McMillan’s Codex #4 by C.T. McMillan
Wolfenstein: New Order
The alternate history genre works well in videogames if done right. The Fallout series is probably the best example with its 1950s post-apocalyptic, atom-punk aesthetic. Though the world may be well constructed and full of depth, players can only suspend their disbelief for so long before they realize the DC Wasteland is an impossible place of impossible things. In literature, the trick to making fiction believable is using elements consistent with reality. To that affect, Wolfenstein: New Order takes the Third Reich and brings it into a hellish world of the 1960s.
Good gameplay is as essential as a well-crafted world. New Order achieves a balance between the two by going back to basics. While employing modern tropes of one-button grenades, iron-sights, lean, and slide, the mechanics are as old school as one can get. The player can carry more than three weapons, use two at once, and each has an alternate mode. The gameplay is shooter-oriented with the player’s movement brisk and smooth and the objectives as simple: kill everything that is not you. It also does away with quick time events and trusts the player to know what to do in certain situations. By simplifying and disregarding modern conventions, there is still enough gameplay for the player to enjoy while keeping focus on the world.
Unlike most World War 2 shooters, New Order is less about the war and more about its aftermath if the Nazis had won. A part of borrowing actual people and events from history is a level of honesty. One cannot pick and choose what they want unless it can exist outside the whole, and you cannot have Nazis without racism, supremacy, and the Holocaust. New Order does not pull any punches in its portrayal of the Third Reich while building a world with obvious dark allusions to fiction and history.
Philip K. Dick’s Man in the High Castle and Robert Harris’s Fatherland are the best-known examples of alternate World War 2 history.
Both involve the Nazis winning the war and show the life of occupation on a global scale. Oppression affects society as the people are monitored with surveillance technology, threatened with violence, and controlled with misinformation. They openly submit to authority, their culture replaced by a police state of uniformed monotony prevalent throughout New Order. Furthermore, the game takes many liberties with the Nazi’s more fringe concepts for architecture and weapons.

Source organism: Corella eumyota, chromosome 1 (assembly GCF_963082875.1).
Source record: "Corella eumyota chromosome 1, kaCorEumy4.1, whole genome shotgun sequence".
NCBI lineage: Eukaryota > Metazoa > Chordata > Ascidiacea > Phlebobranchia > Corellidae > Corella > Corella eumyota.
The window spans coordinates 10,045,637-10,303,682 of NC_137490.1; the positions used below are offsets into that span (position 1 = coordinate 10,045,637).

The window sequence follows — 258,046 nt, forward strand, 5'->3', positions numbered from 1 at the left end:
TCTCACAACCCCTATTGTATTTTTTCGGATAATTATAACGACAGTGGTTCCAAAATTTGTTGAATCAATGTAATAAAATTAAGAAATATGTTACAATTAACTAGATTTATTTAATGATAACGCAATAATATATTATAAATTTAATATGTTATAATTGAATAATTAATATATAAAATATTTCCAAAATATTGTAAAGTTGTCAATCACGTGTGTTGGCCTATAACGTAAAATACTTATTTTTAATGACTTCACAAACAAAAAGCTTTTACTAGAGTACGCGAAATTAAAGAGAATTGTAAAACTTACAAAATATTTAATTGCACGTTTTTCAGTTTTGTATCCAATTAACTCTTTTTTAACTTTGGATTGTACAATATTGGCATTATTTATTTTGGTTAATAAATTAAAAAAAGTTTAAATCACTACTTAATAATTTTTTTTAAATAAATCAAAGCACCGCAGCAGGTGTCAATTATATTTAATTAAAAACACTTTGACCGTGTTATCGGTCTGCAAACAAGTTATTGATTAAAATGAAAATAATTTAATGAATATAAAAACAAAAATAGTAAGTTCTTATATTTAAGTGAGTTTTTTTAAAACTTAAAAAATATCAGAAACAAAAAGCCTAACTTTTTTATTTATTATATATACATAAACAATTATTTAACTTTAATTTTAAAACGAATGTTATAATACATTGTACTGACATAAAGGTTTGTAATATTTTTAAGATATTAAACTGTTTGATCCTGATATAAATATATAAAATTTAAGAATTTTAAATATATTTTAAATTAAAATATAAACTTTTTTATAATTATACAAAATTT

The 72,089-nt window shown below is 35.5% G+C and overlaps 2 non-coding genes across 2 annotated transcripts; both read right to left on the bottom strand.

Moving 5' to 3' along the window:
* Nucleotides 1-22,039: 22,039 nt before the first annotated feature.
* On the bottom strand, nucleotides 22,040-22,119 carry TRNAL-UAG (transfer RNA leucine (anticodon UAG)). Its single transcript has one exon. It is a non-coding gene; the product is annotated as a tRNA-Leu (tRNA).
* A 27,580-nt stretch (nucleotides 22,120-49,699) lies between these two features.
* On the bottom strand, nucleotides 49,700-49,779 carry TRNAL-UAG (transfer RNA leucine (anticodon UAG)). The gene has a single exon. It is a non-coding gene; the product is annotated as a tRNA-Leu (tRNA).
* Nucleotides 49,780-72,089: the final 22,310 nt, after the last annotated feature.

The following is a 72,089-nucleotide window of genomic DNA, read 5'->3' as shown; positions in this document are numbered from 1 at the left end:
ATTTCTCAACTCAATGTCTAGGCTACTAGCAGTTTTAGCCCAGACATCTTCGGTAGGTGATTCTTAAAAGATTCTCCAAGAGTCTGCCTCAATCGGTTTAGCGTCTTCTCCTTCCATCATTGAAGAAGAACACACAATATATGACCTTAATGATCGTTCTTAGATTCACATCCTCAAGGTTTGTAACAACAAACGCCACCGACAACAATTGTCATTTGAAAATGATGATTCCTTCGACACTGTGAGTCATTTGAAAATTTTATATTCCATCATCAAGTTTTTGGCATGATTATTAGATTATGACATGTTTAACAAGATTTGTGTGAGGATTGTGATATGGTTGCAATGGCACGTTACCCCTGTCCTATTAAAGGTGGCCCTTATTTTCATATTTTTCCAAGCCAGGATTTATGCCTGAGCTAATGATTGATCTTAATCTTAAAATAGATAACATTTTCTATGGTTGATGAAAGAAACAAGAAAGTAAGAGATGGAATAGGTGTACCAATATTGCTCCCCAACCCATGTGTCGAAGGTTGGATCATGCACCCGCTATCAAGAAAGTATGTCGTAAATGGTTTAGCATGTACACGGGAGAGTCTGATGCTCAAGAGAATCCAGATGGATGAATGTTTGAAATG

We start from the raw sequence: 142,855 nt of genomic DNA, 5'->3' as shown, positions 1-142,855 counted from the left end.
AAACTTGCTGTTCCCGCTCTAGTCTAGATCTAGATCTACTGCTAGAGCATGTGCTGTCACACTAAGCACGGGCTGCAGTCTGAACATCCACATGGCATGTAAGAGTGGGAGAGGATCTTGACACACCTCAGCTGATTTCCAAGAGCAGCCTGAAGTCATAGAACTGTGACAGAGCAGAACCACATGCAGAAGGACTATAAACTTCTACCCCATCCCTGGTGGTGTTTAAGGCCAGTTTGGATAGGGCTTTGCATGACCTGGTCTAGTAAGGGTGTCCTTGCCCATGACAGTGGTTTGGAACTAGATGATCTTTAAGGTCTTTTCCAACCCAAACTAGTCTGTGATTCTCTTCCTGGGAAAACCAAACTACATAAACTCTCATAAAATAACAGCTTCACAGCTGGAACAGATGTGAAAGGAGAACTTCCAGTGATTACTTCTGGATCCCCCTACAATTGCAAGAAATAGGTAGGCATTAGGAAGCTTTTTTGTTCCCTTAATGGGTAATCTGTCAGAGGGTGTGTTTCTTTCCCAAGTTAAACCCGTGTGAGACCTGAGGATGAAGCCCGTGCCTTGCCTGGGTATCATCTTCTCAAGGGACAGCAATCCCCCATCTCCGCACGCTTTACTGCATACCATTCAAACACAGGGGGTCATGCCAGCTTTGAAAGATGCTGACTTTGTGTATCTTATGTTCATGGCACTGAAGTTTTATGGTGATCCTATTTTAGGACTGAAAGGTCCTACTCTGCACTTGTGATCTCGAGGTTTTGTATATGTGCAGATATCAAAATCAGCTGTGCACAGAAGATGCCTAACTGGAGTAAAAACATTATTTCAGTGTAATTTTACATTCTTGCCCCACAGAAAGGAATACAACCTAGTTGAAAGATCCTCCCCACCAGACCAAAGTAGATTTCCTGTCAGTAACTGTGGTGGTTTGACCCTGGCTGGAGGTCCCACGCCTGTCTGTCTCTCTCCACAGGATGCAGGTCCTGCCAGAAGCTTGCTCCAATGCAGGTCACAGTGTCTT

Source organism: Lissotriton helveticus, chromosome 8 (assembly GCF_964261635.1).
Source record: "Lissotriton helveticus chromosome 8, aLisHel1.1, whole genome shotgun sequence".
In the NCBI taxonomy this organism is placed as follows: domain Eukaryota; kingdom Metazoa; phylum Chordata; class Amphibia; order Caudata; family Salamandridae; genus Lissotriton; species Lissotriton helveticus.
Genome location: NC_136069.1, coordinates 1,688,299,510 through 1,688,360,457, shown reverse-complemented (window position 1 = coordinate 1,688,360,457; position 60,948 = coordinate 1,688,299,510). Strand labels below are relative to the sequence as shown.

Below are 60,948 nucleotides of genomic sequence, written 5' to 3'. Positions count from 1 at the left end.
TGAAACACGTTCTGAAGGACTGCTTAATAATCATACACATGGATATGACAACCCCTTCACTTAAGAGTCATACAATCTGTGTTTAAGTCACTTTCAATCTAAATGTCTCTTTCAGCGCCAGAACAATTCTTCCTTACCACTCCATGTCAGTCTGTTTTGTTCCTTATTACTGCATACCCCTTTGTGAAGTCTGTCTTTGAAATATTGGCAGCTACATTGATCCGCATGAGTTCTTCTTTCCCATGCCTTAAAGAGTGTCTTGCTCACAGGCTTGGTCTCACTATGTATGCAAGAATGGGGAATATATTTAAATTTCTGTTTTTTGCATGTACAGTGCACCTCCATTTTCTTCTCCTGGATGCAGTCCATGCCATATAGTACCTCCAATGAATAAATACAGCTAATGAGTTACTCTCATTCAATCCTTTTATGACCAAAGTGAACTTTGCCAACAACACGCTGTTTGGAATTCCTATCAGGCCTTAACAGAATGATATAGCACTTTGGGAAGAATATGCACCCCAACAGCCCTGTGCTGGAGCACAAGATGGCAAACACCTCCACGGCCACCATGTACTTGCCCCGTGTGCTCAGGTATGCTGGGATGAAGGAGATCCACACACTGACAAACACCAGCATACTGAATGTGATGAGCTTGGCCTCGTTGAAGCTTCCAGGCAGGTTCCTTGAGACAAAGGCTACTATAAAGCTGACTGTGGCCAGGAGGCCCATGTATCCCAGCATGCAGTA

Right after the prologue, the game’s portrayal of Nazi violence becomes clear. It starts in a mental institution where soldiers take patients for experiments before executing the rest. The killing is casual as one soldier walks about the patients’ beds with a pistol like it is a menial task. The regime’s conquest of America, its treatment of other countries, and its war in Africa that has devastated the wildlife can be learned in conversations and memos. In a sewer level, the player overhears a concerned citizen reporting her neighbor’s son to the police for wearing his mother’s clothes. In one chapter, the player is sent to a concentration camp to rescue a Jewish engineer. The depiction of the Holocaust is respectful while unflinching as people are marched to the furnace by the hundreds while a minority is worked to death in horrid conditions.
New Order’s genre allows it to take undeveloped ideas from history and make them a reality. Never is that more prevalent than in level design. Inspired by Nazi architect Albert Speer, buildings are modeled after Hitler’s vision of a world in cold concrete. Familiar cities bare the Nazi’s touch, dotted with statues locked at attention, arms extended while flags flutter in the wind. In Berlin, standing highest among featureless towers is the Volkshalle, a dome so large the breath of its occupants causes the interior to rain. It was to be Hitler’s symbol of triumph had construction come to fruition.
No shooter is without its weapons and New Order takes a note from the Wunderwaffe, a Nazi research and development program responsible for the creation of rockets, the jet engine, and other obscure ideas. The standard assault rifle is a direct parallel to the Sturmgewehr. The Horten 2-29, the first stealth fighter ever developed, is seen flying about shooting Allied planes. In one chapter on the Moon, a memo tells of an orbital weapon called the Sonnengewehr that could focus the light of the sun to burn cities. And yes, that was also a real thing.
Wolfenstein: New Order uses the immersive properties of videogames to create an impossible reality. Believing our planet could ruled by such evil can be hard to fathom without the hard work and extensive research of developers. This unsettling game stands an achievement in world building, and reaffirms that shooting Nazis, even future Nazis, is awesome.